- Another one is the agari yame House Rule. Normally, if the dealer wins a hand, an extra hand is played which does not count towards the total number of hands in the match, and the dealer keeps the dealer button for the extra hand(s). With the agari yame rule in effect, the extra hand is not triggered if the dealer wins on the last hand and they are in first place. This is to prevent a Springtime for Hitler scenario - in the Japanese variant, it is not uncommon for the player who ends in first place to receive a large bonus (of ranking points in league or tournament play, or cash in gambling play). Thus, on the final hand without agari yame, if the dealer is in first place, they might be better off not winning the hand to end the game and secure their first-place finish, while winning the hand would trigger an extra hand, during which they would have to risk being knocked out of first.
- The Finnish board game Star of Africa had a small flaw in the original rules - the game could become unwinnable for one or more players because of the cost of travelling by sea and the possibility of getting robbed or finding the titular diamond on one of the islands. After 50 years of unwinnable games and House Rules, the sea travel was patched to resolve the formerly unwinnable situations by making sea travel free if the player has no money but only 2 spaces at a time.
- The Battlestar Galactica board game has had a few. In the base game, the secrecy rules were essentially a patch for the core mechanics, since the game breaks if players are allowed to openly discuss their card plays. The first expansion included replacements for a particular skill card to fix a degenerate human strategy, and an overlay for certain spaces of the board to fix a degenerate Cylon strategy. It also introduced an execution mechanic, which revealed the loyalty of the executed player, who would then 'respawn' as someone else. But their loyalty didn't change, which meant that human players began willingly jumping out of the airlock to prove themselves. This was patched in the next expansion by making executed players draw another loyalty card.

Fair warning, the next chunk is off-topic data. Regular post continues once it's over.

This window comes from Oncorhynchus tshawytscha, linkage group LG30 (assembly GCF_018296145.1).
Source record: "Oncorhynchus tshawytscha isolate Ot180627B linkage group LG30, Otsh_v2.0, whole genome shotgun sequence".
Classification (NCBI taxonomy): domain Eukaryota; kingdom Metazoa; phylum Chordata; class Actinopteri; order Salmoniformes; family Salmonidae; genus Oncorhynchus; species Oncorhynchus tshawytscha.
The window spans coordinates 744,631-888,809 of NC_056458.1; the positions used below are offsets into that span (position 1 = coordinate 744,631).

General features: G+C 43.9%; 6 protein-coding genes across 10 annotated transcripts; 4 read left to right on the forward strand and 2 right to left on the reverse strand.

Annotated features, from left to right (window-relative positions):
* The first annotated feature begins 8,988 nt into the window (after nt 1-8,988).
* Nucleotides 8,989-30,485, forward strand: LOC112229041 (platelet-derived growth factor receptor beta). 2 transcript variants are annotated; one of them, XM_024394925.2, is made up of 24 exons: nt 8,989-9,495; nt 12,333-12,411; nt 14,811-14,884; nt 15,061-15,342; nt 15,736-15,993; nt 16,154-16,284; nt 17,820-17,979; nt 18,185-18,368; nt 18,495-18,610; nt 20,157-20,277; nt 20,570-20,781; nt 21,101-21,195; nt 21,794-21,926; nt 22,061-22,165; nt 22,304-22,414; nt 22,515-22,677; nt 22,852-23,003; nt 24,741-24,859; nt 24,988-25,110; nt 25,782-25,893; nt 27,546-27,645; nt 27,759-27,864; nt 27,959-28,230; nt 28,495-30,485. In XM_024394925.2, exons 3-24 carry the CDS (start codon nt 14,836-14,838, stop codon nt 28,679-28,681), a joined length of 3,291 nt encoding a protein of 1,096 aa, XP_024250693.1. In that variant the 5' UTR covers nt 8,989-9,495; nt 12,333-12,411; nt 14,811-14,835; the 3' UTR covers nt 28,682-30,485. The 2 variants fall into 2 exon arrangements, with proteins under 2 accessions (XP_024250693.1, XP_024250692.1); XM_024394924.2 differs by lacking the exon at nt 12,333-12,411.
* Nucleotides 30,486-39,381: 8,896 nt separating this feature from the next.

- Later releases of Arkham Horror, as well as later versions of the rulebook included with some expansions, explicitly ban certain cards and/or types of cards from being the initial draw. The effects of the banned cards could easily render an already deviously difficult game impossible to win before the players had even taken a single turn.
- The first expansion to the Game Of Thrones board game, and the subsequent second edition, added ports to some territories to bar a common strategy where Greyjoy would scuttle the Lannister fleet and bottle up Lannisport on the first turn, more or less denying them the sea for the remainder of the game.
- In Scythe, the Rusviet Union and Industrial is the only Faction & Player Mat combo that is specifically outlawed by the FAQ. The Rusviet's "Relentless" ability (ignore the "no identical actions on successive turns" rule) has the potential to let them exploit the oil reserve next to their starting space to let them quickly acquire more workers and the Mech Speed upgrade on the Industrial mat can give the faction 4 of the 6 stars they need in record time and with little chance for reprisal.
- The combo of Crimean Khanate and Patriotic has also been banned. Like Rusviet/Industrial, an experienced player can win in 14 turns, well below the average of 18-22.
- Res Arcana: The Ancient Dragon, a particularly expensive dragon in the Perlae Imperii Expansion Pack, says that it can't be placed by Dragon Teethnote or discarded with Sacrificial Dagger.note
Obvious Rule Patch / Board Games